Life is easy. Why do we make it so hard?
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Happiness is not something that we can buy, sell, trade, or exchange. If we want to be happy we have to stop trying so hard and pay attention. What would make you happier? Perhaps a bigger house or a better car; a sexier or more understanding mate; surely, wealth and fame. Or maybe you would simply be happy with finishing everything on your to-do list. Well, stop deluding yourself. Psychological research suggests that none of these things is very likely to. The truth is, it's hard to be happy. These days, it's become almost a truism that simply fulfilling our narcissistic and materialistic desires is not enough to make us deeply happy. But how many of us have really dug deeply enough to reconfigure our own ideas of what happiness means in light of a higher set of values than.
In the s, a psychologist named Martin Seligman led the positive psychology movementwhich placed the study see more human happiness squarely at the center of psychological research and theory.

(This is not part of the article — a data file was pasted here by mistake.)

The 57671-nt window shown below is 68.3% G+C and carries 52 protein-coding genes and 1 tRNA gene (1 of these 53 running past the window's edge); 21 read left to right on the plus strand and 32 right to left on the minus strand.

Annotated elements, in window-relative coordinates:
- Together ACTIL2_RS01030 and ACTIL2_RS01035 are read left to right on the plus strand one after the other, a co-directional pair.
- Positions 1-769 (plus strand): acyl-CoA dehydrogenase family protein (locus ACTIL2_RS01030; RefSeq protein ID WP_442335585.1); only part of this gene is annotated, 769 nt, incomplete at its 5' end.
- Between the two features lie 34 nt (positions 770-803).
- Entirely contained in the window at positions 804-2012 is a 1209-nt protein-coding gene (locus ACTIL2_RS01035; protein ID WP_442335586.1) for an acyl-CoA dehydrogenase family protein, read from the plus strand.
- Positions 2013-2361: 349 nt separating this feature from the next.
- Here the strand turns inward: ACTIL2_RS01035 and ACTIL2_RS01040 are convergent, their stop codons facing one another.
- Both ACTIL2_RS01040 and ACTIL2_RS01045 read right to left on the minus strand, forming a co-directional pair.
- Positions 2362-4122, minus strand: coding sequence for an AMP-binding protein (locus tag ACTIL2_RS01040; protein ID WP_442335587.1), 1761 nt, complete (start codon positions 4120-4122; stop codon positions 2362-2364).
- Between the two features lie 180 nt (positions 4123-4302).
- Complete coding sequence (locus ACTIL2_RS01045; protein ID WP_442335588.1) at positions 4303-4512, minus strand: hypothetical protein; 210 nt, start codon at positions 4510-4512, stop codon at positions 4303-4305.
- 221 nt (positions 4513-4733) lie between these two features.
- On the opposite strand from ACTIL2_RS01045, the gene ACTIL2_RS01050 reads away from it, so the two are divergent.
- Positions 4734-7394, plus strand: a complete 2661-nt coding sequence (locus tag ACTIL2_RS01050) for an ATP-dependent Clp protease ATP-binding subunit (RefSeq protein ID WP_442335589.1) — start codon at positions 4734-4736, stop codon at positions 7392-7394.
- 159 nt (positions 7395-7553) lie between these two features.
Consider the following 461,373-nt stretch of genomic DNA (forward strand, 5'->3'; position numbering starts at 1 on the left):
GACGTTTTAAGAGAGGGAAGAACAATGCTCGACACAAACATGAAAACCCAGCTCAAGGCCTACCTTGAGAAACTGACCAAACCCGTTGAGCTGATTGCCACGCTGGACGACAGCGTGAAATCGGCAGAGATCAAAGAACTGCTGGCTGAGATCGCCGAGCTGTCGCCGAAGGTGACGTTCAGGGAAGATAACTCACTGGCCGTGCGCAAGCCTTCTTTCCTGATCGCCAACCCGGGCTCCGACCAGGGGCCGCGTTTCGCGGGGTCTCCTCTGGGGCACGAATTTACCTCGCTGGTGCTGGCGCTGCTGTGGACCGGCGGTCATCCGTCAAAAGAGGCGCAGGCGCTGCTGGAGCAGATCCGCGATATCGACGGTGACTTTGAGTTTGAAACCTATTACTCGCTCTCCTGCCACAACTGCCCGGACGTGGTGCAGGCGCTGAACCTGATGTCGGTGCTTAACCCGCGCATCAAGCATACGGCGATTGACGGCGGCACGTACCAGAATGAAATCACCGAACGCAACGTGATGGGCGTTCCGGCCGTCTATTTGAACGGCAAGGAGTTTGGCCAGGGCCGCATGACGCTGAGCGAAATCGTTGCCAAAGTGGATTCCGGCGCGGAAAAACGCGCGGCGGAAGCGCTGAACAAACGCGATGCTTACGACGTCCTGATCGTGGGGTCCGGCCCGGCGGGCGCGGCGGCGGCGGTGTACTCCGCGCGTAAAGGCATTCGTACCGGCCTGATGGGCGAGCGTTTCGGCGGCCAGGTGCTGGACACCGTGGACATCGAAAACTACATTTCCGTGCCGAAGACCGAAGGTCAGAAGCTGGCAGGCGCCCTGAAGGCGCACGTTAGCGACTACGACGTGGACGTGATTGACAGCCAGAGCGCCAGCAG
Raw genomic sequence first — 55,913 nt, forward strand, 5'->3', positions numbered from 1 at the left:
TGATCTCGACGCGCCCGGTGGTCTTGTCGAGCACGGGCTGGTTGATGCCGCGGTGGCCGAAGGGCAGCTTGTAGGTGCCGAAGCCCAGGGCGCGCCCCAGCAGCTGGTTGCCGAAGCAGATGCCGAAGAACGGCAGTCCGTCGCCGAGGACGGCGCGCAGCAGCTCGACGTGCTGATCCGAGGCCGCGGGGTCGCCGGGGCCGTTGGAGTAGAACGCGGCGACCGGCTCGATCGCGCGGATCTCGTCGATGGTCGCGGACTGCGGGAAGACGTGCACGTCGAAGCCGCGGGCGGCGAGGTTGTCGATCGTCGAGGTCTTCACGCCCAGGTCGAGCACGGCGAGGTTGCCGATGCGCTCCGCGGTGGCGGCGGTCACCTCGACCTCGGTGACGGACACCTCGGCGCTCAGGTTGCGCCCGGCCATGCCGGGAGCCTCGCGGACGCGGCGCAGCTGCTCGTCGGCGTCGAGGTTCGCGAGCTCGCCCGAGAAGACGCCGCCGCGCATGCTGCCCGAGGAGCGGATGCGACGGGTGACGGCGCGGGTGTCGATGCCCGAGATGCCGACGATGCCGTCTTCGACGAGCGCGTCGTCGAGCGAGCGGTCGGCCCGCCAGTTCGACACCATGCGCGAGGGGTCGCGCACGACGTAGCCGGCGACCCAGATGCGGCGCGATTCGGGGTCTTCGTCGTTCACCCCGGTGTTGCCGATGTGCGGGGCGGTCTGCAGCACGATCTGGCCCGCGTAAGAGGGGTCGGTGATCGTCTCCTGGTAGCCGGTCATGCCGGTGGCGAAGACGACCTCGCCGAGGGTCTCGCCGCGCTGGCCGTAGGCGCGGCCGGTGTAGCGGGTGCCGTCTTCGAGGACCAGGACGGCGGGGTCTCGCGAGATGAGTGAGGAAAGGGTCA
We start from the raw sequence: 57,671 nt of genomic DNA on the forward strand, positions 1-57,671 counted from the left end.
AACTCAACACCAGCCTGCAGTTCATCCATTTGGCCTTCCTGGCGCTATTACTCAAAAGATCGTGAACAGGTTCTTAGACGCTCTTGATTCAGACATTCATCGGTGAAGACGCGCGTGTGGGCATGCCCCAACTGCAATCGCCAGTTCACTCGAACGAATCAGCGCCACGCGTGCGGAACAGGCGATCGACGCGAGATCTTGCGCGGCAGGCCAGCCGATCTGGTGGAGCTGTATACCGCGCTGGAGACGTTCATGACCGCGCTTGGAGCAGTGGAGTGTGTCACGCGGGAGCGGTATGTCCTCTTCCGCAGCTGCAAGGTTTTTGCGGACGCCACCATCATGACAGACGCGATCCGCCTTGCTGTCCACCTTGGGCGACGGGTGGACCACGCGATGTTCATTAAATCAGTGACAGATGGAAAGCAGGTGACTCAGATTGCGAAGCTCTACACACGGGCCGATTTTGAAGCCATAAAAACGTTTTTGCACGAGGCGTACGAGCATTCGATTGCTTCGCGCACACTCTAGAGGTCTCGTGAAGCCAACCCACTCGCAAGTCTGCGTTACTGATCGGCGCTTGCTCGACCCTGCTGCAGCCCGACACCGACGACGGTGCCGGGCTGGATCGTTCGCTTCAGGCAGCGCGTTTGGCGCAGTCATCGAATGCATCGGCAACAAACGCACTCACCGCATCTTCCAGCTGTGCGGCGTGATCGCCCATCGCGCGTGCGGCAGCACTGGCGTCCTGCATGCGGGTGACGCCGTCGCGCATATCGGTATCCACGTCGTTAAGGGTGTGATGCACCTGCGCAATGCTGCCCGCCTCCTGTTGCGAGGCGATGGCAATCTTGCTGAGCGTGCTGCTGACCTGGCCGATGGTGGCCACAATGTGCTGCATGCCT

Since then, thousands of studies and hundreds of books have been published with the goal of increasing well-being and helping people lead more satisfying lives. Why have self-reported measures of happiness stayed stagnant for over 40 years? Some types of happiness may even conflict with one another. For example, a satisfying life built on a successful career and a good marriage is something that unfolds over a long period of time.
It takes a lot of work, and it often requires avoiding hedonistic pleasures like partying or going on spur-of-the-moment trips. Relaxing days and friendships may fall by the wayside. Source dilemma is further confounded by the way our brains process the experience of happiness. Consider the following examples.